Last week, Greg Wyshynski over at Puck Daddy had a great breakdown of which NHL teams have the most expensive defense. I don’t know why, but I was surprised to see the Sharks at the top of the list. But the Sharks have a mix of experienced defense men who come with hefty price tags, as well as promising guys still early in their careers. We’ve already looked at two of the Sharks’ top D-men, Dan Boyle and Douglas Murray, so now it’s time to look at the guys who appear to be inSan Jose for the long haul: Brent Burns and Marc-Edouard Vlasic.
I suppose you could say Brent Burns and Marc-Edouard Vlasic are the Sharks’ new franchise players, or at least the players GM Doug Wilson feels comfortable building his long-term defense on. With five and six years, respectively, left on their contracts, it looks very likely that Burns and Vlasic will be sticking aroundSan Josefor awhile.
Burns joined the Sharks last season, but he came at a high price: Devin Setoguchi, Charlie Coyle and a first-round draft pick were shipped toMinnesotain exchange. Burns was brought in to bring some more scoring to the Sharks’ blue line, as well as to be a big body with quick feet and good puck-handling skills. His previous season (10-11) inMinnesotahad been big; Burns finished the season with 46 points (17 goals, 29 assists), with a decent 133 hits and 106 blocks. He was just what the Sharks needed after previous big body (big butt, specifically, but I digress) Rob Blake retired: a big man with sniper like tendencies who didn’t shy away from physical play.
Burns fit right in in San Jose, organizing bike rides with fans and connecting with Bay Area residents via Twitter, but he took some time meshing with his Sharks teammates and getting comfortable. He scored 37 points last season with the Sharks (11 goals and 26 assists); not bad, but still 11 points less than #1 Dan Boyle. But his point production wasn’t for lack of trying: Burns put up 201 shots on goal.
But while his offensive production was down slightly, Burns’ defensive game improved. In his previous seasons with the Wild, Burns’ plus/minus was -15 (09-10) and -10 (10-11). In his first season with the Sharks, it improved to a +8. His 68 hits weren’t anything to write home about, but he had a career-best 117 blocks. He led the team in takeaways with 25, but on the flipside he also had 75 takeaways (6th highest for a defenseman in the NHL).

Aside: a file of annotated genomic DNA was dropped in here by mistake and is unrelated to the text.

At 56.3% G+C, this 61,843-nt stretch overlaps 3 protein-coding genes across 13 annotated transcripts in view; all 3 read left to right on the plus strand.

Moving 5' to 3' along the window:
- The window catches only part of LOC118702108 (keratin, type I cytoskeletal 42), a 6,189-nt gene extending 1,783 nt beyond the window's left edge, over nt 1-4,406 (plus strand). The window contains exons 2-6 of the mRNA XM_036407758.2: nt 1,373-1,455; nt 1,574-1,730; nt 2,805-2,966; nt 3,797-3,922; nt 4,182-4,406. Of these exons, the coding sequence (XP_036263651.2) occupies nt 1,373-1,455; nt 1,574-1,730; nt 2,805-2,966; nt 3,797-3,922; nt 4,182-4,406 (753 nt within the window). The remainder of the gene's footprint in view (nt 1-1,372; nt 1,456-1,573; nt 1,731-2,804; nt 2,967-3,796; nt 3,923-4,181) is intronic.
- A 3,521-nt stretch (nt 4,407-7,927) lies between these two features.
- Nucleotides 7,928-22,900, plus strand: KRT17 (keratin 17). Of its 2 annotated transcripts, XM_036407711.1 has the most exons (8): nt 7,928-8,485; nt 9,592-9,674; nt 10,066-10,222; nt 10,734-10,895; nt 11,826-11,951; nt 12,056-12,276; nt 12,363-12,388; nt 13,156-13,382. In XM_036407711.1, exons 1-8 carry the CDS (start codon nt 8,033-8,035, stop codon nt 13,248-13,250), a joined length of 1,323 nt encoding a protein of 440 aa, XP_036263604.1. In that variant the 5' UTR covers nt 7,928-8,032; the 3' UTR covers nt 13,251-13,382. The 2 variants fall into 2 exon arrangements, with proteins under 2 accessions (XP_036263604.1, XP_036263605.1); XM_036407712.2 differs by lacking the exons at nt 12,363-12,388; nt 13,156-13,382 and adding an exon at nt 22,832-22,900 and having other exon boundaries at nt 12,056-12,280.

At 27 and signed through the 2016-2017 season making a cool $5.75 million, Burns looks to be set for awhile in SJ. His contract doesn’t include a no-movement clause though, so things could change at any time. He puts in strong minutes (he averaged 22:32 TOI last season), and with a little more puck discipline could make a serious impact on the Sharks, both offensively and defensively. New associate coach Larry Robinson mentioned Burns (along with Boyle and Murray) as a strong defensive player, and emphasized working to make him a better player. With the long-term signing of line-mate Marc-Edouard Vlasic, it looks like Doug Wilson has solidified some core D-men he feels comfortable with. Oh, and Burns is also a nice guy. He strongly supports the military and their families (he has a luxury box at HP Pavilion that he invites military servicemen and women and their families to use each game, and is a big supporter of Defending the Blue Line), and he has a huge collection of exotic (and not so exotic) animals.
Marc-Edouard Vlasic (Pickles, if you’re classy) has so far been the Sharks’ major off-season player investment. On July 11, it was announced Pickles had signed a five-year contract extension that will pay $4.2 million a season and run through the end of the 2017-18 season. While that’s not a meager sum of money, it doesn’t put Pickles close to being one of the highest paid D-men in the league, but is a considerable step-up from the $3.1 he will make this season on the remainder of his current contract. It was a smart move on Doug Wilson’s part, too, because at 25 years old but in his seventh year in the NHL, Pickles would have become an unrestricted free agent at the end of the upcoming season, and signing him now surely saved the Sharks quite a bit of cap space had they tried to resign him then, or worse, had to find a replacement.
Pickles was drafted in the second round (35th overall) by the Sharks in 2005 and has played his entire NHL career inSan Jose, only spending one game with the AHL affiliate Worcester Sharks. Vlasic is still trying to mimic his 08-09 and 09-10 seasons, probably two of his best, while playing on a line with Rob Blake. In the 08-09 season, Vlasic scored 36 points and had a +15; in 09-10, he scored 16 points and had a +21.
While his point production has remained steady (garnering him the nickname Eddie, like “Steady Eddie”) Pickles two-way game has improved greatly, and this previous season was his best all-around season yet. Vlasic averaged 23:09 time on ice, second only to Dan Boyle. Pickles put up 23 points (4 goals, 19 assists) and 119 shots on goal. His +11 was down slightly from previous seasons, but his 171 blocks were the 5th most in the NHL, and his 18 takeaways aren’t anything to scoff at either.
If Burns and Vlasic can find a groove early in the season, they will be a force to be reckoned with. Head coach Todd McClellan also has some flexibility to move the lines around if they don’t find a groove. Maybe Vlasic will fit better with Boyle, and Murray better with Burns.
There is one additional piece to this expensive defensemen puzzle: Brad Stuart. Next time, we’ll look at what the acquisition of Stuart can bring to the Sharks, and what it means for the current top four D-men.